The Biden administration has confronted multiple major challenges in its early days, from the continued coronavirus pandemic to the economic strife that resulted to now an emerging crisis on the border.

And at times, it has been rather pained to figure out its message.

The first big example of this was on reopening schools. Stuck between a pledge to get them open and teachers unions who balked at sending unvaccinated teachers into physical classrooms, the White House was asked what it would do if push came to shove — and it squirmed.

Centers for Disease Control and Prevention Director Rochelle Walensky made seemingly big news in early February by saying schools could reopen without vaccinated teachers, but then the White House claimed she was somehow only speaking in her “personal capacity.” It repeatedly avoided directly answering the question even after the CDC guidance became official, instead merely saying teachers should be prioritized for vaccination (which nobody really disputed). Eventually, after two weeks and multiple tortured TV interviews, the White House came out and echoed the guidance. Press secretary Jen Psaki said that while teacher vaccinations should be prioritized, “neither the president nor the vice president believe it is a requirement” and repeated, “It’s not a requirement to reopen schools.”

It was pretty evident what had happened. The pressure from teacher’s groups — a big ally of the Democratic Party and key player in the reopening process — made this a fraught exercise. But for President Biden, who pledged to base decisions on the science and not politics, it sure took the White House a while to embrace the CDC’s scientific conclusion.

In recent weeks, a similar thing has happened with the issues at the southern border.

Twice this month, Homeland Security Secretary Alejandro Mayorkas addressed the surge of migrants by telling them, “Don’t come now.”

The “now” part of that was a shift from how even the last Democratic administration addressed a similar border surge. When unaccompanied minors were flooding to the border in 2014, President Barack Obama told them not to come, period, and that they would be sent back if they did.

Mayorkas made clear each time he said this that it wasn’t just a wayward “now” that he attached to his plea. He instead indicated that this was indeed the administration’s line — that he was pleading for time rather than would-be migrants to change their plans completely.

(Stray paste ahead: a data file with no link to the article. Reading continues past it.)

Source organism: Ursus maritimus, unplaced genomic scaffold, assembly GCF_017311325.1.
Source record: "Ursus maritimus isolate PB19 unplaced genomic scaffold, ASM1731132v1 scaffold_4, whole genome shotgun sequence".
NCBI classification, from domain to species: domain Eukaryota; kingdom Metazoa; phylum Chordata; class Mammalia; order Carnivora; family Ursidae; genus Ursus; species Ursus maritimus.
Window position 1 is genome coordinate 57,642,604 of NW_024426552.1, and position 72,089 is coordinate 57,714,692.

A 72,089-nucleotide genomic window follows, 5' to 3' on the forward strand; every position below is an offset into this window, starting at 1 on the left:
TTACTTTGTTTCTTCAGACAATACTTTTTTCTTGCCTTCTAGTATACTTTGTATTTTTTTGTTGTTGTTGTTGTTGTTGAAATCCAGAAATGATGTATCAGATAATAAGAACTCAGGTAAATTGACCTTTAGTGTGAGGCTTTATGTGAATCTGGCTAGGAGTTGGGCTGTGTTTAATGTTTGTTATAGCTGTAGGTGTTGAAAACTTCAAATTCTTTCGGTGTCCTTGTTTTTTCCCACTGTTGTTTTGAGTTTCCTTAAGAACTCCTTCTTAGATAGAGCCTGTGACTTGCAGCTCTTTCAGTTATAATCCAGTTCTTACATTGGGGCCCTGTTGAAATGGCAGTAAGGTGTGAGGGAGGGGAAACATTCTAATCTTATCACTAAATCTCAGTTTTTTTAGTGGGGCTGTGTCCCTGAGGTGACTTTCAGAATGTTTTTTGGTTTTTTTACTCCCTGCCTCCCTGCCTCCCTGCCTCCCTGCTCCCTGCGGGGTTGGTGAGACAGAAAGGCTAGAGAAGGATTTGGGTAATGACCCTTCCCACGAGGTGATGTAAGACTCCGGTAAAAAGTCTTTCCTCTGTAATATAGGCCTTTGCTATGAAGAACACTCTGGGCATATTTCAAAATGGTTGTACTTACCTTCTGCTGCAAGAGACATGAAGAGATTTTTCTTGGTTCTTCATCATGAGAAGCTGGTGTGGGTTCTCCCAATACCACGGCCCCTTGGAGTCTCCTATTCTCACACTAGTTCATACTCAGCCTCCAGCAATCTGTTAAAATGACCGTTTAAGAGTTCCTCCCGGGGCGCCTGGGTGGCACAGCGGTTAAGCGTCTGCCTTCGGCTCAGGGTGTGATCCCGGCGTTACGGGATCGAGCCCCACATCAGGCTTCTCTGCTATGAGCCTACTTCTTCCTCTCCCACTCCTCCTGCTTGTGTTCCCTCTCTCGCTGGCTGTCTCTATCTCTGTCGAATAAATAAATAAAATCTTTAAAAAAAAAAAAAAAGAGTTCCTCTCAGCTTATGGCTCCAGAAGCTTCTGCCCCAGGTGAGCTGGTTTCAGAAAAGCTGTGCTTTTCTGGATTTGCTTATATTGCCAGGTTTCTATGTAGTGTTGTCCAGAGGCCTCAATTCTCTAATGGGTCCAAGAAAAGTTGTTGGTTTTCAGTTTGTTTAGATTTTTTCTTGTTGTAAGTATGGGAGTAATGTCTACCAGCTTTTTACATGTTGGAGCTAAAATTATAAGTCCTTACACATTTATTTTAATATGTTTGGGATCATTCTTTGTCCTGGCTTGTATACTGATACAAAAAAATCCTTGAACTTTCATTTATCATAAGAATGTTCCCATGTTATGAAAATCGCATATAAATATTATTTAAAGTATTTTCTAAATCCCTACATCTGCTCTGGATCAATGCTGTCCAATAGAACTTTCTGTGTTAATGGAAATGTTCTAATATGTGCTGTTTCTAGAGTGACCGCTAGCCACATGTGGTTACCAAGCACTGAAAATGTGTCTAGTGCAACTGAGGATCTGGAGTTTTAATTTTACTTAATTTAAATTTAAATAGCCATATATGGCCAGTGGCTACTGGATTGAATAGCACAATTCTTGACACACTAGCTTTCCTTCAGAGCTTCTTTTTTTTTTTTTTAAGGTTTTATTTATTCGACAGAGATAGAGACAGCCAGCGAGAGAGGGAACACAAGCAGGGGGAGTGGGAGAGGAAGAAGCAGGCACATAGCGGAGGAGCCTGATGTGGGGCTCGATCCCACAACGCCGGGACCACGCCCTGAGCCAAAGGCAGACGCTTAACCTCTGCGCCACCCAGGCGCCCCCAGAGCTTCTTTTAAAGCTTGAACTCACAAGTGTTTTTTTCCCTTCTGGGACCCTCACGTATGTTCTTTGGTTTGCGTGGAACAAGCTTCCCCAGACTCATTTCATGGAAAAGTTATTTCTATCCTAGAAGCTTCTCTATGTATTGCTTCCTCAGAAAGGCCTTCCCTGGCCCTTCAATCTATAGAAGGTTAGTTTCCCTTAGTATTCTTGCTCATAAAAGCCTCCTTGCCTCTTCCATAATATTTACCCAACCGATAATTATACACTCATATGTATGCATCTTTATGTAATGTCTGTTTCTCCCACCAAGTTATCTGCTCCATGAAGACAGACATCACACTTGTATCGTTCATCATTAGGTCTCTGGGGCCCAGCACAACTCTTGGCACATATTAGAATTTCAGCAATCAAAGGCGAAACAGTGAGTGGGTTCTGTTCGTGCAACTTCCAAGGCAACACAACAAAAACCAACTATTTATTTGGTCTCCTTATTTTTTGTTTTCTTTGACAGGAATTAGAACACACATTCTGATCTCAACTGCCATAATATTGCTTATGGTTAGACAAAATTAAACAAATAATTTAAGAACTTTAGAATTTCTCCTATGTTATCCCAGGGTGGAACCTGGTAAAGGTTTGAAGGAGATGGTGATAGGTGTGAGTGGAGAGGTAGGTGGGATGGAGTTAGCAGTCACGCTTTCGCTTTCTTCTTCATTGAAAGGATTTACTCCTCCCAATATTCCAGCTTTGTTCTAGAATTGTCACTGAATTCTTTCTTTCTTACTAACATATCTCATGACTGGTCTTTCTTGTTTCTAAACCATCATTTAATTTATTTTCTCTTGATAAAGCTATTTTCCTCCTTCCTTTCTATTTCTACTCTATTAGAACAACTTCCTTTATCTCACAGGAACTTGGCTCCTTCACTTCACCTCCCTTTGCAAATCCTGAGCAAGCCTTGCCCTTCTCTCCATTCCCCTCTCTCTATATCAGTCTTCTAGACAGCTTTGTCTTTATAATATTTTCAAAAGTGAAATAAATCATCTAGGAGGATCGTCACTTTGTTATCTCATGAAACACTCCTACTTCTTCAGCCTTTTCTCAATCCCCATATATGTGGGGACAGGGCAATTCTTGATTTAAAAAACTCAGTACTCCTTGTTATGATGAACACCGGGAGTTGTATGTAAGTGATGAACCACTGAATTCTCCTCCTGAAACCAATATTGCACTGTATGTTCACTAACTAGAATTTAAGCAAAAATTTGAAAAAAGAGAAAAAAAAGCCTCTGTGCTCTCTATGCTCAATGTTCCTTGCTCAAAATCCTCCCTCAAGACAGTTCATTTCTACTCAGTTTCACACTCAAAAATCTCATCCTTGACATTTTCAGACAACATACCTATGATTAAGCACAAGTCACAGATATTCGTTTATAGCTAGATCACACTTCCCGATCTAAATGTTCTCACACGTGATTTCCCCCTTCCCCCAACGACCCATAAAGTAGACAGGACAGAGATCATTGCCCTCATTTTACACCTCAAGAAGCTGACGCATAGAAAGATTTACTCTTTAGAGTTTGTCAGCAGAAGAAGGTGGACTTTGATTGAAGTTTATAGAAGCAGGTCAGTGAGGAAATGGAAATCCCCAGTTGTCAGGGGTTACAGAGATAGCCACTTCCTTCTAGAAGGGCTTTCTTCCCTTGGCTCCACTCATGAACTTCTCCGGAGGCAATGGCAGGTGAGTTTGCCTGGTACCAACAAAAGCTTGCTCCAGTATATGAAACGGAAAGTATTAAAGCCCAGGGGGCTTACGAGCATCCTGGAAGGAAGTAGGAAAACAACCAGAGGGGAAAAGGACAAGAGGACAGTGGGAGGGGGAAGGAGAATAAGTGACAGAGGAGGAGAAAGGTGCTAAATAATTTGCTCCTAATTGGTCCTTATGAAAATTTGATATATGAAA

Earlier this week, he was pressed on whether the better message was “don’t come, period,” and he doubled down.

“Well I think, actually, do not come now,” Mayorkas said. “Give us the time to rebuild the system that was entirely dismantled in the prior administration. And we have in fact begun to rebuild that system.”

He said at a March 1 White House briefing: “We are not saying, ‘Don’t come.' We are saying, ‘Don’t come now,' because we will be able to deliver a safe and orderly process to them as quickly as possible.”

Amid criticism that its rhetoric might be feeding the crisis by appearing too welcoming, though, the administration has now pulled a 180.

President Biden seemed to walk back Mayorkas’s comments a bit in an interview with ABC News this week, and now Roberta Jacobson, the White House’s ambassador to the southern border, is saying pretty much the opposite.

“The message isn’t ‘Don’t come now'; it’s ‘Don’t come in this way, ever,’ ” Jacobson, told Reuters on Thursday. “The way to come to the United States is through legal pathways.”

That’s Jacobson effectively agreeing with the premise that Mayorkas explicitly disputed — and just a few days later.

Immigration is a complicated issue, involving lots of pathways to entry. Some migrants might have legitimate asylum claims or family in the United States. But the tenor of the message has apparently shifted rather dramatically.

And much like the kerfuffle over reopening schools and vaccinated teachers, the shift in messaging is somewhat inexplicable and carries obvious political overtones.

Did the White House really think it wouldn’t have to embrace the CDC’s guidance eventually? Perhaps it was buying time and working through the process with stakeholders like teachers. But it didn’t bear much resemblance to Biden’s promises to be guided by the science only.

Similarly, on the border, Mayorkas’s doubling down on “don’t come now” suggests this was a considered talking point. Perhaps the administration was simply a little overzealous in trying to display humanity — especially in light of the Democratic Party’s leftward shift on his issue and the Trump administration’s much-derided separation of families at the border.

But was a message that amounted to “you can come later, just not now” really what it initially decided upon? Even considering the Democratic Party’s shift on immigration, that’s a far cry from where it has been in recent years, and it practically begged for accusations that Biden’s policies were behind the border surge.

This, incidentally, is another area in which the message has shifted. After Jacobson last week conceded that perhaps a more humane policy might have encouraged some to head to the border, Biden disputed that in his ABC News interview this week.

“The idea that Joe Biden said, ‘Come’ — because I heard the other day that they’re coming because they know I’m a nice guy,” Biden said. “Here’s the deal: They’re not.”

In both cases, it took about two weeks to extract a party line from the White House that seemed obvious from the start. These are difficult issues, but the handling of the messaging around them has been anything but seamless.